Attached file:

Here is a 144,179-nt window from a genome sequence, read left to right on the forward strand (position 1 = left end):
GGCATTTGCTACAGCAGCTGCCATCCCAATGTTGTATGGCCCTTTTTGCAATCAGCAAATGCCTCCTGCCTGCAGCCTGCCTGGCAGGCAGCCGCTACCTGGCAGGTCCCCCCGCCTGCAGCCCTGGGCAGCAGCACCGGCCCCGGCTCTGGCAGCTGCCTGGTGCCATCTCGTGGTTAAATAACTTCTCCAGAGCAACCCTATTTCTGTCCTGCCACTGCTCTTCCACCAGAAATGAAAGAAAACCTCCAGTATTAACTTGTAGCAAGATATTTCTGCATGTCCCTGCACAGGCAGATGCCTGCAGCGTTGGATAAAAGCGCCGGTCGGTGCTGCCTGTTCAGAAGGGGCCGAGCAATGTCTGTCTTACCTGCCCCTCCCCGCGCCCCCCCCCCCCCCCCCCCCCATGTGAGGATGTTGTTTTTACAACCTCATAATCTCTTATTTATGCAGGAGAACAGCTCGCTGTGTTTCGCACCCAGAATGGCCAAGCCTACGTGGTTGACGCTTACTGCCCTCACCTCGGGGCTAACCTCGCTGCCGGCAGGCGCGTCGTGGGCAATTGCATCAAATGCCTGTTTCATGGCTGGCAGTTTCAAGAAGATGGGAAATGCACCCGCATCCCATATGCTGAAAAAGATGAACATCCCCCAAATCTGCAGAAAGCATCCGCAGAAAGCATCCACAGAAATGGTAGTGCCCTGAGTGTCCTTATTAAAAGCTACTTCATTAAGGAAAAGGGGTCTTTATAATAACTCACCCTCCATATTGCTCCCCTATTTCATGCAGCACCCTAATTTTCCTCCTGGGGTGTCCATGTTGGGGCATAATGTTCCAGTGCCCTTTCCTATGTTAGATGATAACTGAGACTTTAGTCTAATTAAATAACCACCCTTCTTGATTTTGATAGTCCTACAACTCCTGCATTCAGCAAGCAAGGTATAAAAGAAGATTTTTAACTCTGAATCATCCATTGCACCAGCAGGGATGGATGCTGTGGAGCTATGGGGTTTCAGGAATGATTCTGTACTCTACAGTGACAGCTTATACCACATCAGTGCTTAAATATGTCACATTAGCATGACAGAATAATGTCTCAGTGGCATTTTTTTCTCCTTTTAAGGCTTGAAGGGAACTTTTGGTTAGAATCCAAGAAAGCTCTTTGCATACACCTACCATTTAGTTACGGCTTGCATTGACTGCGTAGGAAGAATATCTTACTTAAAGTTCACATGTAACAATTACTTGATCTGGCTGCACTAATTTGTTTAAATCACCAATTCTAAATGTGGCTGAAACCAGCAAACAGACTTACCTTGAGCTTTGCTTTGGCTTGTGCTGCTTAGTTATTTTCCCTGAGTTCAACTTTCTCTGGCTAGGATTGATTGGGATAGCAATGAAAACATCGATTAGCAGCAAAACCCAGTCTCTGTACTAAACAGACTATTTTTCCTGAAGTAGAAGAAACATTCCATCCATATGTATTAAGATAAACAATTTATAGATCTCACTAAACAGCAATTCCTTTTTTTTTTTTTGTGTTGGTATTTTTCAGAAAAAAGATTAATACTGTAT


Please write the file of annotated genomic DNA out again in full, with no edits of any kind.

Here is a 144,179-nt window from a genome sequence, read left to right on the forward strand (position 1 = left end):
GGCATTTGCTACAGCAGCTGCCATCCCAATGTTGTATGGCCCTTTTTGCAATCAGCAAATGCCTCCTGCCTGCAGCCTGCCTGGCAGGCAGCCGCTACCTGGCAGGTCCCCCCGCCTGCAGCCCTGGGCAGCAGCACCGGCCCCGGCTCTGGCAGCTGCCTGGTGCCATCTCGTGGTTAAATAACTTCTCCAGAGCAACCCTATTTCTGTCCTGCCACTGCTCTTCCACCAGAAATGAAAGAAAACCTCCAGTATTAACTTGTAGCAAGATATTTCTGCATGTCCCTGCACAGGCAGATGCCTGCAGCGTTGGATAAAAGCGCCGGTCGGTGCTGCCTGTTCAGAAGGGGCCGAGCAATGTCTGTCTTACCTGCCCCTCCCCGCGCCCCCCCCCCCCCCCCCCCCCATGTGAGGATGTTGTTTTTACAACCTCATAATCTCTTATTTATGCAGGAGAACAGCTCGCTGTGTTTCGCACCCAGAATGGCCAAGCCTACGTGGTTGACGCTTACTGCCCTCACCTCGGGGCTAACCTCGCTGCCGGCAGGCGCGTCGTGGGCAATTGCATCAAATGCCTGTTTCATGGCTGGCAGTTTCAAGAAGATGGGAAATGCACCCGCATCCCATATGCTGAAAAAGATGAACATCCCCCAAATCTGCAGAAAGCATCCGCAGAAAGCATCCACAGAAATGGTAGTGCCCTGAGTGTCCTTATTAAAAGCTACTTCATTAAGGAAAAGGGGTCTTTATAATAACTCACCCTCCATATTGCTCCCCTATTTCATGCAGCACCCTAATTTTCCTCCTGGGGTGTCCATGTTGGGGCATAATGTTCCAGTGCCCTTTCCTATGTTAGATGATAACTGAGACTTTAGTCTAATTAAATAACCACCCTTCTTGATTTTGATAGTCCTACAACTCCTGCATTCAGCAAGCAAGGTATAAAAGAAGATTTTTAACTCTGAATCATCCATTGCACCAGCAGGGATGGATGCTGTGGAGCTATGGGGTTTCAGGAATGATTCTGTACTCTACAGTGACAGCTTATACCACATCAGTGCTTAAATATGTCACATTAGCATGACAGAATAATGTCTCAGTGGCATTTTTTTCTCCTTTTAAGGCTTGAAGGGAACTTTTGGTTAGAATCCAAGAAAGCTCTTTGCATACACCTACCATTTAGTTACGGCTTGCATTGACTGCGTAGGAAGAATATCTTACTTAAAGTTCACATGTAACAATTACTTGATCTGGCTGCACTAATTTGTTTAAATCACCAATTCTAAATGTGGCTGAAACCAGCAAACAGACTTACCTTGAGCTTTGCTTTGGCTTGTGCTGCTTAGTTATTTTCCCTGAGTTCAACTTTCTCTGGCTAGGATTGATTGGGATAGCAATGAAAACATCGATTAGCAGCAAAACCCAGTCTCTGTACTAAACAGACTATTTTTCCTGAAGTAGAAGAAACATTCCATCCATATGTATTAAGATAAACAATTTATAGATCTCACTAAACAGCAATTCCTTTTTTTTTTTTTGTGTTGGTATTTTTCAGAAAAAAGATTAATACTGTAT